PFOA in Poestenkill, Part II
As we Poestenkill residents affected by PFOA in the groundwater of what has been known by the Town of Poestenkill to be a critical environmental area with regard to protection of groundwater since the mid-1970s wonder who put the PFOA into the groundwater in the first place, the term “dereliction of duty” comes readily to mind, which term refers to failure, through negligence or obstinacy, to perform one’s legal or moral duty to a reasonable expectation, which takes us to depraved indifference, which is when the actions of public officials show an utter disregard for the value of human life, exhibiting a willingness to act, not because they intend to cause harm but because they do not care if their actions will result in harm, with their conduct so wanton, so deficient in a moral sense of concern, so lacking in regard for the life or lives of others, and so blameworthy as to warrant the same criminal liability as that which the law imposes upon a person who intentionally causes a crime, which takes us to § 220-1 of the Code of the Town of Poestenkill, which chapter may be known and cited as the “Municipal Water Use Law of the Town of Poestenkill,” which takes us to § 220-2, Authority and purpose, where in A, it states “This chapter is enacted pursuant to the Municipal Home Rule Law of the State of New York,” and in section B: “Further, the purpose of this chapter is to protect the public health, safety, and general welfare of the inhabitants of the Town.” Given the fact of PFOA in our groundwater, it is now patently clear that the Town of Poestenkill failed miserably to do its duty to the Town residents in the Algonquin school area plus all the children who attend that school to protect the public health, safety, and general welfare of the inhabitants of the Town. Clearly, a ball has been dropped here or that PFOA would not now be in the groundwater, and we now want answers, not empty political slogans such as our water continues to be acceptable for all uses.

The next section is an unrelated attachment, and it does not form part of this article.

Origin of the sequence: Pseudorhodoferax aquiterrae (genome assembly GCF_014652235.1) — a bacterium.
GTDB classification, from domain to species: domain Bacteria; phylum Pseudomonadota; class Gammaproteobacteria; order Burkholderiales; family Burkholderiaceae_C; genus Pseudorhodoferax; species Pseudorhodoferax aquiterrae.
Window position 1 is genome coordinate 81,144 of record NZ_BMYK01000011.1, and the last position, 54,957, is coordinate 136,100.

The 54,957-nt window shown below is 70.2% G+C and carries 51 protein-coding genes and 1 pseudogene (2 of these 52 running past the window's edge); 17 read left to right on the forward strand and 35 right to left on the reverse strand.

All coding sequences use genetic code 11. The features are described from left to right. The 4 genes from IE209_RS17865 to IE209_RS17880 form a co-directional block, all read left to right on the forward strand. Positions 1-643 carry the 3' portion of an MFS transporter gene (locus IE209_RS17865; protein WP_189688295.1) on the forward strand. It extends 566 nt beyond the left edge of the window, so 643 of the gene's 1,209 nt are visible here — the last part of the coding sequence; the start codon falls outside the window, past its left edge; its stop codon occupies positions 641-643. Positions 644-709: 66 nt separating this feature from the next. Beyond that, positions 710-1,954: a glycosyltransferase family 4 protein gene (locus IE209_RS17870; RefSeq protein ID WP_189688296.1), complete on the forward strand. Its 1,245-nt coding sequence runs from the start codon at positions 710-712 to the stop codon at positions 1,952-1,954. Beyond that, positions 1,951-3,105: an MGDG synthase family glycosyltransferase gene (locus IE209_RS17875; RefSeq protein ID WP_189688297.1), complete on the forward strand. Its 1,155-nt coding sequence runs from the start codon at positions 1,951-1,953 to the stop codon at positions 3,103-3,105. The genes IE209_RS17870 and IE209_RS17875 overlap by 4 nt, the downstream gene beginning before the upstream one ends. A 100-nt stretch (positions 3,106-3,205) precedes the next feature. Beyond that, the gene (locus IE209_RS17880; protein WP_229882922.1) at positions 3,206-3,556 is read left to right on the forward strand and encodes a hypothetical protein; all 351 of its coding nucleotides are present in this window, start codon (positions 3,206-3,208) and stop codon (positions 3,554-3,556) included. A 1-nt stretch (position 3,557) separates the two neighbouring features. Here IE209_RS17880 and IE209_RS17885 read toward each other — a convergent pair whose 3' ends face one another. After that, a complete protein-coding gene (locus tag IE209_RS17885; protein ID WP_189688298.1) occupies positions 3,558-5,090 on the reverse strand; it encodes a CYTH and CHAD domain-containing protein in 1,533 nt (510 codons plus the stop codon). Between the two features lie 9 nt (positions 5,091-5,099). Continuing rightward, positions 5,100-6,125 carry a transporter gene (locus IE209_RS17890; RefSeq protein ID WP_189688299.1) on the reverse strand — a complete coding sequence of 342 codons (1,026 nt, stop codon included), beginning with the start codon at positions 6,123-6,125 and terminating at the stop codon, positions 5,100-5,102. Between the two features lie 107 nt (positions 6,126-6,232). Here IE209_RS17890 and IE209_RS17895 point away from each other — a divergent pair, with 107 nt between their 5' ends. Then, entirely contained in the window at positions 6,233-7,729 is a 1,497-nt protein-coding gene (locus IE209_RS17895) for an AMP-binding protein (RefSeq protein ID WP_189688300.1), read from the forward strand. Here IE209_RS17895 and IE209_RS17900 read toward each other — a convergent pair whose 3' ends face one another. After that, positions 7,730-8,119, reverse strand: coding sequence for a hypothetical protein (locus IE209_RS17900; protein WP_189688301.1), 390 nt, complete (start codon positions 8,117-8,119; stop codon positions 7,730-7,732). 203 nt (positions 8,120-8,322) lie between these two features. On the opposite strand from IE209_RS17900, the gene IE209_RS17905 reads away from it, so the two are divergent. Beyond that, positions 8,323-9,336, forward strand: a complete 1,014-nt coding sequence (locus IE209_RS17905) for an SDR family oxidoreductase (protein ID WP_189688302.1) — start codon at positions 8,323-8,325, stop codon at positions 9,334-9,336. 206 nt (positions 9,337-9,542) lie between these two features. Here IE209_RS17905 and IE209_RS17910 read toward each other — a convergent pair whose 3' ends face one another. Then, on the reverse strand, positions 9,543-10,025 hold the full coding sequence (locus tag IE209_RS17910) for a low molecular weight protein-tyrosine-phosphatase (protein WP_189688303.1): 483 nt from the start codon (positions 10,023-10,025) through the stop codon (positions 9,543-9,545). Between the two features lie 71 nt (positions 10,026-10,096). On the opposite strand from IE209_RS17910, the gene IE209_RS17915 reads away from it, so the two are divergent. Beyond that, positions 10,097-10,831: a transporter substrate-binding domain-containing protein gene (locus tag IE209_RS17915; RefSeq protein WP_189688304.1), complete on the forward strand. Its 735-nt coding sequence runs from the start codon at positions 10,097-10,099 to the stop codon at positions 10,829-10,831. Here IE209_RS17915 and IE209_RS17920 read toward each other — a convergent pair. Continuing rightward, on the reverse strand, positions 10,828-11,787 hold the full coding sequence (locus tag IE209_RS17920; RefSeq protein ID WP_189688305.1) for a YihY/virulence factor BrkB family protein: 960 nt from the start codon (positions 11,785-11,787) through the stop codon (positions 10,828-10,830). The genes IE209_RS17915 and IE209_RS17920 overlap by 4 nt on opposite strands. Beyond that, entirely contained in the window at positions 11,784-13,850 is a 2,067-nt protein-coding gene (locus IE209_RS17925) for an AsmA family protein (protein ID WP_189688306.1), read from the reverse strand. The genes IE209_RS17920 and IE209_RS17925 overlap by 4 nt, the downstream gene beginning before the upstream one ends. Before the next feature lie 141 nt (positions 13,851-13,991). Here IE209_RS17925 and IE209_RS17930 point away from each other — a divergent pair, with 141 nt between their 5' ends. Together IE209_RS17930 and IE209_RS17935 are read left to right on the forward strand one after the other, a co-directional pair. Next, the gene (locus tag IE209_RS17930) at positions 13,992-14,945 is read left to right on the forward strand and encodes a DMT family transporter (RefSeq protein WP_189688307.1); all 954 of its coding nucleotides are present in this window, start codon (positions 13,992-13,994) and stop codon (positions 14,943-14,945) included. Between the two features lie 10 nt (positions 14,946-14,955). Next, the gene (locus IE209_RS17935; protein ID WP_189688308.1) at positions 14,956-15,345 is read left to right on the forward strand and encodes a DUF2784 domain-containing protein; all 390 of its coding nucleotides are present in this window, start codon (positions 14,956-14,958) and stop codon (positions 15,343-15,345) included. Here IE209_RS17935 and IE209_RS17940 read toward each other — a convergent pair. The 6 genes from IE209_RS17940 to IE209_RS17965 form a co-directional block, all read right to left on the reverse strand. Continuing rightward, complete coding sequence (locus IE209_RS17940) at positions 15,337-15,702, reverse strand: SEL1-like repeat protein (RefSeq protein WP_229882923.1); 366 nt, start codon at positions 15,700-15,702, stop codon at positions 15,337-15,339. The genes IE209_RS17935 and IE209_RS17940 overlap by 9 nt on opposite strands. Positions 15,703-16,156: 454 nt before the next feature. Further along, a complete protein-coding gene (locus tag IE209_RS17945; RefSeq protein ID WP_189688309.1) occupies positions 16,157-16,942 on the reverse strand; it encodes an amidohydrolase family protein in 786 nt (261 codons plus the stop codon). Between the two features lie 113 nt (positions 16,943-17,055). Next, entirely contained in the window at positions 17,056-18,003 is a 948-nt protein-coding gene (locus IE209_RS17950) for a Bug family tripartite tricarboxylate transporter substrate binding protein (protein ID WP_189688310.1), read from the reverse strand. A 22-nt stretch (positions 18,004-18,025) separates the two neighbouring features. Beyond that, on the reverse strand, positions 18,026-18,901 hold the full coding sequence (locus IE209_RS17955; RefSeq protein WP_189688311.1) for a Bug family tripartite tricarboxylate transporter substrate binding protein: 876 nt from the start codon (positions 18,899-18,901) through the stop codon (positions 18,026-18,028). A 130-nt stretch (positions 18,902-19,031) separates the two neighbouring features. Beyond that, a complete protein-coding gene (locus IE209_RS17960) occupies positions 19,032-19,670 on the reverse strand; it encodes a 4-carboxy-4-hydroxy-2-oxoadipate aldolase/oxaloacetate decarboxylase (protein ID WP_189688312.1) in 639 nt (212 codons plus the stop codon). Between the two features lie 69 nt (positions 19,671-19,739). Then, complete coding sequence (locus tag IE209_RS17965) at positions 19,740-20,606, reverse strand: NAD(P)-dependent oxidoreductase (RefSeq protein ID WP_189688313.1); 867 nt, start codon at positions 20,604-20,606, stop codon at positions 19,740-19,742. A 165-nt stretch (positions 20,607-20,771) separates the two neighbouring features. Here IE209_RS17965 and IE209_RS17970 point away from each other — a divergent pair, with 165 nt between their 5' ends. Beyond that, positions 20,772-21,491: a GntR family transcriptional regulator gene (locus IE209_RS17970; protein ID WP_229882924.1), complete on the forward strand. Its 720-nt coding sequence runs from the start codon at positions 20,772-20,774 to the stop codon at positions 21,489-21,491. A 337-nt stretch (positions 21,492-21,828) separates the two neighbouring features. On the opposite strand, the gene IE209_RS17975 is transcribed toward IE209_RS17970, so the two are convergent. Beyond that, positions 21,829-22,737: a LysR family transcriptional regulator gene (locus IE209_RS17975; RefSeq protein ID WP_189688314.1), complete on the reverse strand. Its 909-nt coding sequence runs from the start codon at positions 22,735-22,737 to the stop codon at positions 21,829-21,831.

Paul Plante, Poestenkill
Troy Sand and Gravel Wants 2 Million Dollar Cut In Property Taxes
In response to a recent Times Union article, Troy Sand and Gravel is again suing the Town of Sand Lake. This time, they want to reduce their assessed tax value from $2.8 million to $800,000. For decades, Troy Sand & Gravel has reaped the benefits from the exploitation and removal of our natural resources. This company has decimated hundreds of acres, leaving most of the land unusable for other purposes. They now believe they should pay less in taxes? If Troy Sand & Gravel is successful, residents should know that their tax burden will be passed on to us to pay for their share of town, county, fire and school district taxes.
As a resident of West Sand Lake, we are already paying a heavy price. Neighbors deal daily with the impacts of mining – cracks in foundations and interior home walls, dynamite blast reverberations, truck noise, continuous traffic, visible clouds of heavy dust in the air, homes covered in filth, and the frequent pungent smells of asphalt being processed.